These stories are not always rousing. We meet aging seafarers and longshoremen grown cynical and lonely following the cascading catastrophes of the Red Scare, the repressive turn in world communism, and the defeat of the Spanish Revolution. But that is part of what makes this book so fascinating; where else can one glimpse the interior life of old Wobblies still devoted to class war as they watch fellow workers embrace middle-class identities and the anarchist movement become overrun with college students? As these sections unfurled, I recognized the double entendre tucked into the book’s title; this is not only the story of a man who was more radical than many other rabble-rousers, but also an account of what remained—what was left—of the Left during the years that Anatole was growing up. That the book is, at other turns, incredibly funny testifies to the author’s skills as a writer and raconteur—especially his ear for dialogue.

The later chapters of Left of the Left discuss Sam’s contributions to anarchist scholarship, such as his important books on Bakunin’s thought and the Spanish and Cuban revolutions. Sam taught himself to read multiple foreign languages to better understand international events and keep abreast of anarchist and labor struggles throughout the world. He penned prescient analyses of postcolonial governments, technological change, and the shortcomings of centrist labor unions, while providing crucial information to the historian Paul Avrich, to whom we owe much of what is known about pre-WWI U.S. anarchism. This production and preservation of fugitive knowledge, outside the university and other official channels, should be seen as another important form of activism, from which we, as readers, can learn and take inspiration. I am grateful that Anatole Dolgoff chose to follow in his parents’ footsteps, in this regard—to collect and protect the stories and the hard-won knowledge of earlier generations of radicals, knowing there would be a time, like now, when many people would be ready and eager to hear them.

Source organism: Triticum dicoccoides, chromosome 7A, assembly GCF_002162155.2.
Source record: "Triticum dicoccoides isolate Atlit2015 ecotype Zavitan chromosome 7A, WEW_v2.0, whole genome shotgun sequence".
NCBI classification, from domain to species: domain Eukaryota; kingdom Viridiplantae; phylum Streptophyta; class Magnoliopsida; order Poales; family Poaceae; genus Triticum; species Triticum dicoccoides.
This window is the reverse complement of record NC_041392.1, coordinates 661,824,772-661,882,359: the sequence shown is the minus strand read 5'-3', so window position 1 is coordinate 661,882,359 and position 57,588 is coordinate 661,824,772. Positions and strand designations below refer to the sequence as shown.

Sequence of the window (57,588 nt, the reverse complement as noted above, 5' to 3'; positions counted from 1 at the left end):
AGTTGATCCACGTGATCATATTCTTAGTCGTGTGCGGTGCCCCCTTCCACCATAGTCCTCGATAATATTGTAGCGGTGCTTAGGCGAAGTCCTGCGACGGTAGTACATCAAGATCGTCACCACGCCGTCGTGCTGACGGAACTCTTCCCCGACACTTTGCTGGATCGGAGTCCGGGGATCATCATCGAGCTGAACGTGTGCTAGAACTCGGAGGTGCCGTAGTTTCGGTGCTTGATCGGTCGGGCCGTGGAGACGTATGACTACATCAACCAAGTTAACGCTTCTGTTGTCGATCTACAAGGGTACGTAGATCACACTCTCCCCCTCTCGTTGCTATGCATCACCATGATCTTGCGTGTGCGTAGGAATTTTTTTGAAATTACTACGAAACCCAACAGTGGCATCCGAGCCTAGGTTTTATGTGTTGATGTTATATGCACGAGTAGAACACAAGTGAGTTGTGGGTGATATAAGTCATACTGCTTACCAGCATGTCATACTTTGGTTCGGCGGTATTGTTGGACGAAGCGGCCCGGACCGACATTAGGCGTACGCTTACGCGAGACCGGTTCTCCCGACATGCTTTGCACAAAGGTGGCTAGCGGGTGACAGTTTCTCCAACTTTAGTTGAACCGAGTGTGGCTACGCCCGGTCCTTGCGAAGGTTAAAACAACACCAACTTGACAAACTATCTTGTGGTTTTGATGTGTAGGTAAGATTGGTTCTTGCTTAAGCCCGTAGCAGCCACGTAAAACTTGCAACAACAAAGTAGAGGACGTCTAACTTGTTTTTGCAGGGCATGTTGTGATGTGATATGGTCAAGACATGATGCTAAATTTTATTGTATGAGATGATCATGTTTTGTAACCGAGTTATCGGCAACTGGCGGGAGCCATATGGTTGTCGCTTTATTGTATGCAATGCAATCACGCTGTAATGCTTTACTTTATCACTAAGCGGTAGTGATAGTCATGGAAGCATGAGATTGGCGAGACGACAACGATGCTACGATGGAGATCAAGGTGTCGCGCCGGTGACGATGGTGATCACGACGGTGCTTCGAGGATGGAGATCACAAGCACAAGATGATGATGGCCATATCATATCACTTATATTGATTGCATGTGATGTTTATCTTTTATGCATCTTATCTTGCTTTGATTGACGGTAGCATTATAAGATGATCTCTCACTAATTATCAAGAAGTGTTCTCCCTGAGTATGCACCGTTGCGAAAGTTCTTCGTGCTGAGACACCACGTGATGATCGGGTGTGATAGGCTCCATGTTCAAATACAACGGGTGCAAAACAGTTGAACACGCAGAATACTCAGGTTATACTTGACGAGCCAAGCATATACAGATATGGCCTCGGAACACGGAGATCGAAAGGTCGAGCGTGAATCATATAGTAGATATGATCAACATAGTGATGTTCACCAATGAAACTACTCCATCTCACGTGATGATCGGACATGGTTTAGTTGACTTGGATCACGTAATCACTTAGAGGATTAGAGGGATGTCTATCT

Unruly Equality

Andrew Cornell is an educator and organizer who has taught at Williams College, Haverford College, and Université Stendhal-Grenoble 3. He is the author of Unruly Equality: U.S. Anarchism in the Twentieth Century (published by UC Press), and Oppose and Propose! Lessons from Movement for a New Society (AK Press).

Poverty Redux

by Kweku Opoku-Agyemang, co-author of Encountering Poverty: Thinking and Acting in an Unequal World

This guest post is published in advance of the American Sociological Association conference in Seattle. Check back every week for new posts through the end of the conference on August 23rd.

Roy.EncounteringPovertyPoverty remains one of life’s biggest mysteries, although it seems to be more ethereal than usual as election years around the world kick into high gear. Through accidents and orchestrations of history, poverty is constantly exploited by politicians on the left and right and argued to have tidy and neat answers. In a time of what appears to be mass fear around the world, the demand for tidy solutions is probably at an all-time crescendo. I see this, not just in the San Francisco Bay Area, where homelessness is raging, but in Ghana (where I’m writing this blog post), where we too are preparing for an Election 2016. However, one thing my contributions to the new book, Encountering Poverty: Thinking and Acting in an Unequal World (co-authored with Ananya Roy, Genevieve Negron-Gonzalez and Clare Talwalker) has taught me is that there is still much that we do not know about poverty. Every election is just an opportunity for us to be reminded about this sobering reality. Perhaps some reflection is in order. Being an economist, I’ll draw upon a recent illustration from my field.